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Your Home Has High Radon Levels...Now What?

Apr 12, 2019 4:15:24 PM

Everyone's house is at risk.

And, in turn, everyone's health is at risk.

It's a radioactive gas that can't be seen or smelled.

It's not quite as deadly as carbon monoxide, but the health risks are still severe.

Outside of smoking, it's the leading cause of lung cancer.

I'm talking about radon.

If you've already tested and found high levels of radon in your home, it's not too late to fix it.

You'll need to act fast, however, because the longer the radon is in your home, the higher your risk of developing lung cancer.

The EPA says, "you can reduce the levels of radon in your home by 99% if you use a radon reduction system."

There are also steps you can take right now that can help prevent and minimize radon levels from getting too high in your home.

Have you finally found your dream home and it has high levels of radon? Read our blog post: “Buying a Home with Radon Gas, Here’s What You Need to Know.

Table of Contents 

  1. Hire a Specialist 
  2. Radon Reduction System
  3. Fill in the Cracks 
  4. Ventilation
  5. Prevent Depressurization
  6. Test
  7. Schedule a Discounted Radon Test 

We'll discuss all of your options below.

Hire A Specialist

The first thing you need to do if you discover that your home has high levels of radon is to call a licensed specialist.

You'll want a professional to handle your situation immediately because of the health of you and your family is at stake.

Your state radon office should have a list of the certified radon specialists who can help you get to the bottom of your radon problem.

Please keep in mind that lowering high radon levels requires technical knowledge and special skills.

You need to use a contractor who is trained to fix radon problems.

Don't rely on your knowledge or the knowledge of someone with specialty training.

A licensed contractor will study the radon problem in your home and help you pick the right treatment method.

Radon Reduction System

The next thing you need to do is get your radon reduction system in place.

Study the various systems so you can make an educated decision about what's best for you and your family.

Radon gets into your home by surging through the ground and entering through gaps, cracks, and cavities in your floors, walls, and pipes.

If you have a private well, it can also seep in through your water.

Once radon gets into your home, it stays there until you act to remove it.

One of the more effective radon reduction systems is known as an active soil depressurization system.

It pulls the radon out of the soil before it ever has a chance to enter your home.

A professional can install this system inside of your home and vent the air through the roof if you don't want to affix it to the exterior of your home.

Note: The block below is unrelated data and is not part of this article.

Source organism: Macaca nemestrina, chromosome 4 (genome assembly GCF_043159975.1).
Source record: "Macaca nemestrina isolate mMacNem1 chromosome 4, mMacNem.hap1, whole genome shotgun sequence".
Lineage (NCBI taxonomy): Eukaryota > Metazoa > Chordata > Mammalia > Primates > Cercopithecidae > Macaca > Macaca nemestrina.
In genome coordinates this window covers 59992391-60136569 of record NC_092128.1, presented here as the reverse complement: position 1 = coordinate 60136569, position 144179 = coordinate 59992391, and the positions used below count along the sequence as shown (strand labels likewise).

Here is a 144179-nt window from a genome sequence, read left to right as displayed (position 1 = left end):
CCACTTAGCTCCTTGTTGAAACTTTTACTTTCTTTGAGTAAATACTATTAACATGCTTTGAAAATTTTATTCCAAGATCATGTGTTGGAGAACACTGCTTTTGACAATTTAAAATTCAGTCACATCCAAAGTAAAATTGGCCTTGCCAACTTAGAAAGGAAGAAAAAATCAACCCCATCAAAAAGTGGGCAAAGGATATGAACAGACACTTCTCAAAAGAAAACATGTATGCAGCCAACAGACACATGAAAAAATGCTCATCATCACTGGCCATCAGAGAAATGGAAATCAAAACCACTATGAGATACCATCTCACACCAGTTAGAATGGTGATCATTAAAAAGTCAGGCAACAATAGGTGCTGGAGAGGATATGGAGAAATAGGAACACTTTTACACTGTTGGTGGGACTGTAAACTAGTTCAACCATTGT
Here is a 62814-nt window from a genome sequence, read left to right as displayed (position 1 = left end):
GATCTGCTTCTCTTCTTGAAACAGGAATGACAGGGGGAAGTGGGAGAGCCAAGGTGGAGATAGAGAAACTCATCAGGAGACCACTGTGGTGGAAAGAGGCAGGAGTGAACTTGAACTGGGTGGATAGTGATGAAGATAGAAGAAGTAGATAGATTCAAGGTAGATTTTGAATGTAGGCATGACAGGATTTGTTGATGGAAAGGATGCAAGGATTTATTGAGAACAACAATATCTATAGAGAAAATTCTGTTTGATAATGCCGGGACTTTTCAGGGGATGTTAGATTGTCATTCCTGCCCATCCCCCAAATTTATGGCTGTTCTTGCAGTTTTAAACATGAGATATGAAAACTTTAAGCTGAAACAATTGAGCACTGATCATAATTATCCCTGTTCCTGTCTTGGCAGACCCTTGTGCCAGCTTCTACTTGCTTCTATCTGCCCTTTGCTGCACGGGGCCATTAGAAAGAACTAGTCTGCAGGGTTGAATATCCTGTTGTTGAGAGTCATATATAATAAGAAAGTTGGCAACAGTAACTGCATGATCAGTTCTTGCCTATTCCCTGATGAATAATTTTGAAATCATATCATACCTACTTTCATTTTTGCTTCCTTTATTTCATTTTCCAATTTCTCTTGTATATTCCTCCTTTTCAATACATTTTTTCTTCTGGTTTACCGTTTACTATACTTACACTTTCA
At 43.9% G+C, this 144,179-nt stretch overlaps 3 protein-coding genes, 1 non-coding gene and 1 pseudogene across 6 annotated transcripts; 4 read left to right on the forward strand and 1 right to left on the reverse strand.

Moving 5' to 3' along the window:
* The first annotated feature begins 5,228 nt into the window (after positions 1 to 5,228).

Your radon specialist will inspect your home and recommend the system he or she feels is best for your home specifically.

Fill In The Cracks

Remember, radon enters your home through cracks in your foundation, basement, flooring, and gaps in your windows.

The best thing you can do is find all of the gaps that you can, and fill them in with caulk or an epoxy sealant.

It'll be hard to find and seal every little crack in your home, but fixing enough of them, and the big ones, will have a significant impact on radon levels.


If you have high levels of radon in your home, and you haven't yet hired a specialist, vent your home using the windows.

Keep the windows on the lowest level of your home wide open. This will at least get the air moving out of your house, hopefully decreasing the radon levels.

If you're ventilating your basement, it might prove to be more comfortable and cost effective to close it off and limit its use.

Open as many windows as you can to create a cross breeze.

When radon comes out of the ground, it dissipates when it hits the air.

The same thing happens when you open your windows.

The trapped radon will dissipate when they hit the fresh air.

Weather permitting, open your windows as much as you possibly can.

If you've had bad weather for several days, and your windows have been locked tight, it's safe to assume your radon levels have risen.

Open the windows as soon as you can to let your home ventilate. 

This is, however, not a permanent fix.

It would help if you still had a certified specialist come out and inspect your home.

Prevent Depressurization

Things like exhaust fans and combustion units like a wood stove or fireplace can lower the air pressure inside your home.

The lower the indoor air pressure compared to the soil beneath, the more radon gas will enter the house.

If you use a wood stove or the like on a regular basis, open your windows located near them, or install a permanent system to supply outdoor air to the units.

If you have an HVAC system with cold-air return registers in the basement, be sure to seal them off to reduce leakage of basement air into your ducts. 

-back to table of contents 


The most important thing you need to do is a test for radon.

Test now and test often.

You don't want to be sitting in a home that's giving you lung cancer.

If you haven't tested yet, you need to do so ASAP.

If you have tested and found high levels of radon in your home, follow the steps above, and get a specialist to your house ASAP. 

Discounted Radon Testing

Topics: Radon Testing